4-H is the primary youth development and outreach program of the University of Georgia (UGA). Its purpose is to assist youth in gaining knowledge, developing life skills, and forming attitudes that will shape
them into independent, productive, and contributing members of society. This mission is accomplished through "hands-on" learning
experiences focused on citizenship, communication, leadership, agriculture, environment, and family and consumer sciences. The four "H's" stand for Head, Heart, Hands, and Health.
1904 George Claude Adams, the Newton County school superintendent, created a "Corn Club" to engage youth in new farming technologies and interest them in crops other
than cotton. Out of this organization grew more clubs, including corn, chicken, and cotton clubs for boys and tomato, garden, and canning clubs for girls. Similar clubs began springing up in other states; Georgia was one of the first to use
a three-leaf clover as a symbol for "Head, Heart, and Hands." A fourth leaf was soon added, which stood at first for "Hustle"
and later for "Health." The 1914 Smith-Lever Act, which created cooperative extension services at land-grant universities,
established the UGA Cooperative Extension Service and designated 4-H as its youth program.
4-H'ers learned and competed through "demonstrations," during which they gave presentations on their projects and displayed
the results. As the club spread to include youth in urban areas, it added projects to meet new interests, including fashion,
engineering, and food and nutrition. County-level winners headed to district competitions, and district winners competed at
the State 4-H Congress.
4-H was racially segregated until 1967. Until that time, the African American 4-H organization, based at Savannah State College (later Savannah State University), held state events at the Dublin 4-H center. In 1967 the black extension staff was transferred from Savannah State to Fort Valley State College (later Fort Valley State University). Today Fort Valley State University and the University of Georgia in Athens conduct 4-H programs. At the time of integration, African American 4-H'ers made up about one-third of the club's membership;
today, 48 percent of 4-H members are minorities.
In 1979 the Georgia 4-H developed an Environmental Education Program at the Rock Eagle 4-H center in Eatonton. The two-part, nonprofit program uses the outdoors as a dynamic living laboratory for academic study and consists of a day-use
component for children in prekindergarten through second grade, and a larger residential program for grades three through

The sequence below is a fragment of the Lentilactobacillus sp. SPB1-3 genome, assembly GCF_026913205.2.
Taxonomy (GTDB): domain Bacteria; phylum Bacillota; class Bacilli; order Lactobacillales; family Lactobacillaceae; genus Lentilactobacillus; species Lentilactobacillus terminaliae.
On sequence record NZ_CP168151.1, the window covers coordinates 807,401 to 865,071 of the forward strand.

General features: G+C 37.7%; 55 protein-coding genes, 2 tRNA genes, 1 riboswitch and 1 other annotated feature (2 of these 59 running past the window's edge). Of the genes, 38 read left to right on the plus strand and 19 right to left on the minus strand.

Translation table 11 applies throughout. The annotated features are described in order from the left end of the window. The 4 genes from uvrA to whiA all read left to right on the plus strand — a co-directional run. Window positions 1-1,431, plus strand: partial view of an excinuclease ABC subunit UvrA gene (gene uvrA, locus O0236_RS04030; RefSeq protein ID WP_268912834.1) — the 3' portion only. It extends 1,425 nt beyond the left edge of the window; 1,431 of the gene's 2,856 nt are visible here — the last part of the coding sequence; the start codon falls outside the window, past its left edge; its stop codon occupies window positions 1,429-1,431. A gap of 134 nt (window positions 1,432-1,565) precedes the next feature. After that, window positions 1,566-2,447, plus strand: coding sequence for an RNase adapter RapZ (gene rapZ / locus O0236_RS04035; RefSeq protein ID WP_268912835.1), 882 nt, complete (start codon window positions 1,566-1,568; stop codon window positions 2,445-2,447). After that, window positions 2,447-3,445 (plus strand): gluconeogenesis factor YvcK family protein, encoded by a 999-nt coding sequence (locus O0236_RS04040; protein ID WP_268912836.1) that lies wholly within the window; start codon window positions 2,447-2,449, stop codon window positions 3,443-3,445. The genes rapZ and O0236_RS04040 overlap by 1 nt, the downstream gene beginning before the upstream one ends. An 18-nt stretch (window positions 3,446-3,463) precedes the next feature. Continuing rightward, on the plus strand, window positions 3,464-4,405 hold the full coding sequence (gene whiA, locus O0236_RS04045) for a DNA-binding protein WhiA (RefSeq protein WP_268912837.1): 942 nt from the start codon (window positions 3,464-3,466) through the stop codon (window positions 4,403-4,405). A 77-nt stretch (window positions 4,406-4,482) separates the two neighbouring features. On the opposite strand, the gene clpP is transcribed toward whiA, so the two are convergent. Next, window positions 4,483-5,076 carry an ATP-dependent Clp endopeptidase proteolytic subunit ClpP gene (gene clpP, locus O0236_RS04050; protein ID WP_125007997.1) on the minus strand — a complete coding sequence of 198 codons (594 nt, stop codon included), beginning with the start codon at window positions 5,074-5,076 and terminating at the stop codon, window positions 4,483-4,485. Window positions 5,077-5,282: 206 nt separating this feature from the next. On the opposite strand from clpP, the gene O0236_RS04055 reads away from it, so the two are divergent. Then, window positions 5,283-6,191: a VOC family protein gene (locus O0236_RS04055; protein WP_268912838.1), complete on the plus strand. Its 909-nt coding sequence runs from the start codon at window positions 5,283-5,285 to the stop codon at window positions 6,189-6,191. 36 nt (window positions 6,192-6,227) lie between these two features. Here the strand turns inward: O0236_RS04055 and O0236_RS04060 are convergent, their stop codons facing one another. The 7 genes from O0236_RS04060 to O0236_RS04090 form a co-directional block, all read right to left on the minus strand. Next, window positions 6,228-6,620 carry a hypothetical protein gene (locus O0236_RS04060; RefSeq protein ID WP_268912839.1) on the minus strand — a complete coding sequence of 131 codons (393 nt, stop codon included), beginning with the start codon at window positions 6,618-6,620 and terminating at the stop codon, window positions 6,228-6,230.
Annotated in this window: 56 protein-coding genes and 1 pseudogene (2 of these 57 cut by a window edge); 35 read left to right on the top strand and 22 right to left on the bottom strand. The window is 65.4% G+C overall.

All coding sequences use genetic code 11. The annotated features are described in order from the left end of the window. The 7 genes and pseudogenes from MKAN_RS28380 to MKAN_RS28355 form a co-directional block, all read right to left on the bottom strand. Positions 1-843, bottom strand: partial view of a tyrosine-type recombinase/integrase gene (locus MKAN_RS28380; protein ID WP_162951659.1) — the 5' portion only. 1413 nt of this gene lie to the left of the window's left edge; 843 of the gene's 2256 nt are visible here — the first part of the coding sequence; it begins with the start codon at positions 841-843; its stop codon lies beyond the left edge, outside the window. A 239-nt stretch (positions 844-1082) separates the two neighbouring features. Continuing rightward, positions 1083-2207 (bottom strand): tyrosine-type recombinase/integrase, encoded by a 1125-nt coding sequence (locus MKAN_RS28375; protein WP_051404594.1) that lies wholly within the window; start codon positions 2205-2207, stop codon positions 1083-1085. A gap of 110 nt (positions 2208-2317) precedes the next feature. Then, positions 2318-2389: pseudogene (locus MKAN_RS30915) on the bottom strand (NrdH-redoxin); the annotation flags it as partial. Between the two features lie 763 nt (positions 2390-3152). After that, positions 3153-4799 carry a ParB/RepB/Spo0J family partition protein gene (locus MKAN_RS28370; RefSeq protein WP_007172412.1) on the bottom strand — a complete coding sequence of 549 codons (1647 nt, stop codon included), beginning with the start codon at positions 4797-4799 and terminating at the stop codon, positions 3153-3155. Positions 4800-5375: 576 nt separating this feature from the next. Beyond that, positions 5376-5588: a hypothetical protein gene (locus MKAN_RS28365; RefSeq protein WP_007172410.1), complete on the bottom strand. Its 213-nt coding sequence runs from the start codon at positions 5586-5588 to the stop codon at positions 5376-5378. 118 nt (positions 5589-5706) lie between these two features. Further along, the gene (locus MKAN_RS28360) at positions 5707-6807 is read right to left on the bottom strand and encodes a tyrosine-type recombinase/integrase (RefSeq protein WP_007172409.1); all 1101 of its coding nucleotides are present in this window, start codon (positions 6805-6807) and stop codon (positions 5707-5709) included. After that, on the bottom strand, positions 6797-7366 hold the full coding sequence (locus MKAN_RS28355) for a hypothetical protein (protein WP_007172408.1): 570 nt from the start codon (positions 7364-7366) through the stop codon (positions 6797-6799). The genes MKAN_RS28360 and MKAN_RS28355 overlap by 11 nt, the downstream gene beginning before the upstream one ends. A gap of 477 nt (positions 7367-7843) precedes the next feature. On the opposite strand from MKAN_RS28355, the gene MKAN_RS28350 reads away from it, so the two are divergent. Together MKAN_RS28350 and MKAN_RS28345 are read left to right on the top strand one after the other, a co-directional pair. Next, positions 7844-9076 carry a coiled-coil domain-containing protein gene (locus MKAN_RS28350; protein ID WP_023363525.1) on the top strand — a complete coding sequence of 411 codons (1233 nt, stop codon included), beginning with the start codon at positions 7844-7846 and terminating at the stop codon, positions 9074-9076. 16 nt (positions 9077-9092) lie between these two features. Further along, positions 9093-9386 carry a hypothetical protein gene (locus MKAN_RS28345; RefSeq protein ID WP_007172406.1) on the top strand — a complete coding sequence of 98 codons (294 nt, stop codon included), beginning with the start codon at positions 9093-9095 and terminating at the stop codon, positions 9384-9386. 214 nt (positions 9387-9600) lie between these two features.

eight. In 1989 a natural history museum was built at the Rock Eagle center. Since the program's inception, it has expanded
to three other 4-H centers at Jekyll Island, Tybee Island, and Dahlonega.
Georgia 4-H Today
2005 Georgia 4-H had nearly 198,000 members in grades five through twelve. The club is partnered with the public school system and is open to any person regardless of race, color, national origin, gender, or disability. The organization now sponsors
more than fifty 4-H programs including computers, photography, ocean ecology, livestock judging, horse shows, consumer judging, and the traveling performance group Clovers and Company.
The five 4-H centers around the state host events and summer camps. Rock Eagle in Eatonton is the largest 4-H center in the
nation. The Tybee Island and Jekyll Island 4-H centers are located on the coast, Wahsega 4-H center is north of Dahlonega,
and Fortson 4-H center is south of Atlanta in Hampton. The Environmental Education Program has grown into the largest in the nation, serving more than 35,000 students
4-H clubs are active in every county in the state. There are no dues or uniforms. Officers are elected on the club, county,
district, and state levels. The 4-H pledge is: "I pledge: my head to clearer thinking; my heart to greater loyalty; my hands
to larger service; my health to better living; for my club, my community, my country and my world." The 4-H motto is "To make
the best better," and the 4-H slogan is "Learn by doing." From its beginning as a group that encouraged the development of
agricultural skills, 4-H has grown into a complex organization providing education in a variety of areas dedicated to the
betterment of Georgia's youth.
Georgia 4-H Club Project Award Guidebook (Athens: Agricultural Extension Service, College of Agriculture, University of Georgia, periodical).
Gerald A. Liberman, Closing the Achievement Gap: Using the Environment as the Integrating Context for Learning (San Diego, Calif.: State Education and Environment Roundtable, 1998).
Jessica McGahee, University of Georgia
Diane L. Davies, University of Georgia